“Disinherited Beneficiaries May Challenge Trusts, Court Says” – Bob Sacks Weighs in on Ruling in the Daily Journal
On January 23, 2020, the California Supreme Court reversed an appellate ruling and confirmed that probate courts may hear challenges from disinherited beneficiaries who allege they were removed from testamentary instruments as the result of foul play or incompetence.
In the Daily Journal article “Disinherited Beneficiaries May Challenge Trusts, Court Says,” Partner Bob Sacks commented on the ruling, stating “In the trust litigation world most practitioners thought the court of appeal decision was shocking, frankly, so most people will be very pleased with the court’s decision that, yes, folks disinherited can challenge amendments in probate court.”
The decision allows plaintiff Joan Barefoot’s trust case (Barefoot v. Jennings) to proceed, in which she alleges amendments to a family trust that came late in her mother’s life and removed Ms. Barefoot as a beneficiary and as the successor trustee of the instrument were invalid.
More broadly, the ruling clarifies a point of law that came into question when the lower courts found Barefoot lacked standing to bring her claims in probate court because she was technically no longer a beneficiary of the family trust. Section 17200 of the Probate Code, under which Barefoot sued, specifically lists trustees and beneficiaries as proper petitioners in disputes over “internal affairs” of trusts, but doesn’t reference disinherited beneficiaries. The Court of Appeal decision had concluded that disinherited beneficiaries would have to file a civil lawsuit, not a probate petition, to challenge the validity of trust documents.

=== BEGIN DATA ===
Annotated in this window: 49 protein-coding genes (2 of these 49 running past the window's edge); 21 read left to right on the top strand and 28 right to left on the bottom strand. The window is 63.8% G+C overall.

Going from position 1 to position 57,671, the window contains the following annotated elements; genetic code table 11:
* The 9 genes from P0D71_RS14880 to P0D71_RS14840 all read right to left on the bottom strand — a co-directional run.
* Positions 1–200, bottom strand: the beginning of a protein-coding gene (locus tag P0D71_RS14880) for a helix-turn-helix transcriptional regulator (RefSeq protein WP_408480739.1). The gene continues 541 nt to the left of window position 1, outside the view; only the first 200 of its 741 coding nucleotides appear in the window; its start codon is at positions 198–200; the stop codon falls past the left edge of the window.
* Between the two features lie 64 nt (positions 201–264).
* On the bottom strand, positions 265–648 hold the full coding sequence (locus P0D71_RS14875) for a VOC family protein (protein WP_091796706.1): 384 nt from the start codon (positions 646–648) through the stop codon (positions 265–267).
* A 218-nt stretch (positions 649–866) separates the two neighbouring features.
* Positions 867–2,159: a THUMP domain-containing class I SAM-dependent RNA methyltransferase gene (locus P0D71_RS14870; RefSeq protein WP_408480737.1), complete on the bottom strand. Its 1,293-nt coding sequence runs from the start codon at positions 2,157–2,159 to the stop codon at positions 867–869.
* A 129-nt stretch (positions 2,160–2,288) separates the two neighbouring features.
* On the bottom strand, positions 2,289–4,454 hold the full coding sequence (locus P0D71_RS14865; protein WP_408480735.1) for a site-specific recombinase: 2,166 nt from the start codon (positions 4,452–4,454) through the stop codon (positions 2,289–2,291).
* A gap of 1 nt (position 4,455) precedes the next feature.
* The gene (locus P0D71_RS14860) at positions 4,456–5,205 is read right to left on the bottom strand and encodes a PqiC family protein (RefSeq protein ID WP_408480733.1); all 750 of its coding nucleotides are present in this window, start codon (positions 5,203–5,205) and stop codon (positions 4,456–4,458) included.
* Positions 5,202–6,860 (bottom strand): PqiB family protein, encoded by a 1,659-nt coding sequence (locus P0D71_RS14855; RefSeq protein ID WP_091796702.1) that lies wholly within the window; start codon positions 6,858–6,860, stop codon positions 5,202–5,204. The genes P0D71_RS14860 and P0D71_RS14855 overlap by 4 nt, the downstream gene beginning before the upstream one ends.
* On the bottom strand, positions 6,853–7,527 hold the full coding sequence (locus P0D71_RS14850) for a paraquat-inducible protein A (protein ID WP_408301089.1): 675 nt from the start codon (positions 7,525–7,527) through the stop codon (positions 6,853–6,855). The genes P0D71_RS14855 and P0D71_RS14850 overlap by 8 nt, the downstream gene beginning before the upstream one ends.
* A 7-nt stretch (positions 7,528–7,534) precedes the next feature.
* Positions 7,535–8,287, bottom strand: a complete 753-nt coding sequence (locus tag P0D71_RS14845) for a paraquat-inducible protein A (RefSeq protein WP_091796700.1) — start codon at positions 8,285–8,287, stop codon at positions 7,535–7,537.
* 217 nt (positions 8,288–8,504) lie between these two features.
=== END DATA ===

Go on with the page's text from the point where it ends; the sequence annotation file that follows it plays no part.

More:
Sacks added that probate judges are the best arbiters for torts over testamentary instruments, as they hear such challenges frequently. “The decision brings really needed clarity as to which court is supposed to handle these contests,” he said.
Read the full Daily Journal article here. (Subscription required)